For this year’s e-Torah, I will be looking at each week’s portion through the lens of a song.  The music will serve as a kind of midrash, a commentary on the sacred words.

God said to Abram, “Go forth from your native land and your father’s house to the land that I will show you. . .” Abram was seventy-five years old when he left Haran.  Abram took his wife, Sarai, and his brother’s son, Lot. . . and they set out for the land of Canaan.           
            -Genesis 12

On pilgrimage the traveler is a foreigner in several ways: a stranger to the companions she meets along the way, a stranger to places visited, and a stranger to the inward journey of meaning and transformation.  On some level, pilgrimage always connotes a life-changing journey. . . What is consistent across cultures and religions is that the path of a pilgrim is a challenging one
            -Dr. Sheryl A. Kujawa-Holbrook, Pilgrimage: The Sacred Art

You must go and you must ramble
Through every briar and bramble
Till your life is in a shambles
Maybe then you will know
You were born to blunder
Born to wander, born to wonder
Even when you’re six feet under
There’s a place that you must go
            -John Hiatt, You Must Go

This week’s Torah portion, Lech L’chah, begins with God’s call to Abraham: “Go!  Leave behind everything familiar and journey to the land of Canaan.”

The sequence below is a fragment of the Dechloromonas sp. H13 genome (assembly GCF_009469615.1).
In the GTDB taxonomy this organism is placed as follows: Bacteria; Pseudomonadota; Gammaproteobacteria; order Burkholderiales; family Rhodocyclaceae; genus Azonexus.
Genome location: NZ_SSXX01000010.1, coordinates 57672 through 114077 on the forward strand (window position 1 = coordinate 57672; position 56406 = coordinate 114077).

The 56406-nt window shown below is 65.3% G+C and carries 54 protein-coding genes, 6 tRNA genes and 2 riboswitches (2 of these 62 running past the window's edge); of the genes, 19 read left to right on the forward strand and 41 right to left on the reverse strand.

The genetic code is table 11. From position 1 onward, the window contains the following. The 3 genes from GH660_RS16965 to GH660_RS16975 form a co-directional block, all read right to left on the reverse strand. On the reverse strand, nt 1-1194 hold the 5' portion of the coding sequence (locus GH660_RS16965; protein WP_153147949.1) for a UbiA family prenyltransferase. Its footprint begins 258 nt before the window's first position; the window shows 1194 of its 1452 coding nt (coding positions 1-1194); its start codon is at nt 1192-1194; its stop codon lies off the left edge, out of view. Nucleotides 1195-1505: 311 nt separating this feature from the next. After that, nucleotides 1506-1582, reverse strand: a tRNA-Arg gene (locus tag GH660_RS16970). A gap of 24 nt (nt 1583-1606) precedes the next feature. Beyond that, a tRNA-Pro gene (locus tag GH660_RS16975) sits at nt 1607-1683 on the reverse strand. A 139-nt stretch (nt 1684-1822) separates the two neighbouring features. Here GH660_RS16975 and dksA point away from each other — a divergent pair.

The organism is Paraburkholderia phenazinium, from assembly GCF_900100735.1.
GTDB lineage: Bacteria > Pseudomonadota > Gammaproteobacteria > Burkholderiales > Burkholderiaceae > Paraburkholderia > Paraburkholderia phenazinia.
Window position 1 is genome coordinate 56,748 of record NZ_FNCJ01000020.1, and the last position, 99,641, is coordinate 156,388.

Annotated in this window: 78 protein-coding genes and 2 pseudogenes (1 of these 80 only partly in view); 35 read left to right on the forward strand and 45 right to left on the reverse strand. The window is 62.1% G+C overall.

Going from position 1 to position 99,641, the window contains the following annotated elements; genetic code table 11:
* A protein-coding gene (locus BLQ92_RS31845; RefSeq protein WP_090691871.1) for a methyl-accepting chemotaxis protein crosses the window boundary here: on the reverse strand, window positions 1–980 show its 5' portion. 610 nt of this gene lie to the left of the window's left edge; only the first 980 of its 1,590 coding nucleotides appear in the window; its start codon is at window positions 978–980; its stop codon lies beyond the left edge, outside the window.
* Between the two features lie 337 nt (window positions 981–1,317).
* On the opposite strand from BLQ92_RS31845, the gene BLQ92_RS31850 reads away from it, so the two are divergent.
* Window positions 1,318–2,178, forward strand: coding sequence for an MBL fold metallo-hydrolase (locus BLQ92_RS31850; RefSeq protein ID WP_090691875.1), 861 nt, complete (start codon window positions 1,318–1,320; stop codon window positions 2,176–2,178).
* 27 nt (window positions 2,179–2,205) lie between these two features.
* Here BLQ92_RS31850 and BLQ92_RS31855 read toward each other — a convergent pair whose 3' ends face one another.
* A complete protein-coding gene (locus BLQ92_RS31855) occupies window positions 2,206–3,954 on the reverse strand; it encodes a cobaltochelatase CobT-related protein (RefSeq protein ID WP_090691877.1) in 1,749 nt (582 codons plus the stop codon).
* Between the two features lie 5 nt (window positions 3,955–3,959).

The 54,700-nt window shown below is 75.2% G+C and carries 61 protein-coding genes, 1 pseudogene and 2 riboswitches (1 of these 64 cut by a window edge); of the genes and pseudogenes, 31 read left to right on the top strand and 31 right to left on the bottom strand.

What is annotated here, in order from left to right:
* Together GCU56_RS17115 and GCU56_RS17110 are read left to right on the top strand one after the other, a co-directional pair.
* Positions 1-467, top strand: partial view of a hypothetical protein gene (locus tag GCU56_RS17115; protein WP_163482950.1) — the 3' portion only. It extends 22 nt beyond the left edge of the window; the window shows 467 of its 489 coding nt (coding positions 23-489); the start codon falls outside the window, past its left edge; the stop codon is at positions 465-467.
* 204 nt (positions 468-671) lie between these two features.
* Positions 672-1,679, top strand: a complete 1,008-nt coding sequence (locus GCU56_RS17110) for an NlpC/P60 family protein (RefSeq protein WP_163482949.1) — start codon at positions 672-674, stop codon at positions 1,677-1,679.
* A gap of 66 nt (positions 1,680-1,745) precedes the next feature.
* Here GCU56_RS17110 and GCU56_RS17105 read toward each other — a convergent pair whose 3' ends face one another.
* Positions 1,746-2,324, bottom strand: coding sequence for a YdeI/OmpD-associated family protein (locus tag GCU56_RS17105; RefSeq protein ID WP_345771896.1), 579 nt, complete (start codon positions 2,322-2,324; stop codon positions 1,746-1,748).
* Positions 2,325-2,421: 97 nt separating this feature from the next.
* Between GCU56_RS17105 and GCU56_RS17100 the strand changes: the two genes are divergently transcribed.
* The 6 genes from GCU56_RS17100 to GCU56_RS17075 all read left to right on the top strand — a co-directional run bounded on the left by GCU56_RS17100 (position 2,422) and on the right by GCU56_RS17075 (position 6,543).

Abraham—and Sarah—set out on what proves to be a lengthy and arduous course of voyages.  Their travels take them through a series of hardships that the Talmudic sages describe as the Ten Trials, beginning with this command to forsake their ancestral home. Ensuing challenges include famine, war, physical and emotional trauma, the expulsion of Hagar and Ishmael and, ultimately, the binding of Isaac on the sacrificial altar.

Sometimes Abraham and Sarah face these trials with grace and wisdom, while at other times they stumble and fail.  But in the end, their journey—which lasts their lifetimes—proves to be transformative.  Their travels—successes and failures alike—re-make them from Mesopotamian shepherds into the father and mother of the Jewish people.

Another name for this kind of transformational voyage is pilgrimage.  This is very different from tourism or business travel, which are, essentially, utilitarian endeavors.  Pilgrimage is about changing your life.  As Professor Huston Smith notes: “You target a distant place—your Mecca, your Jerusalem, your Mount Meru—and set out.  Obstacles enough will erupt.  But by attending to them now—openness, attentiveness, and responsiveness are the essence of pilgrimage—you will be able to surmount them by yielding to them in the way that life always requires that we yield to it.”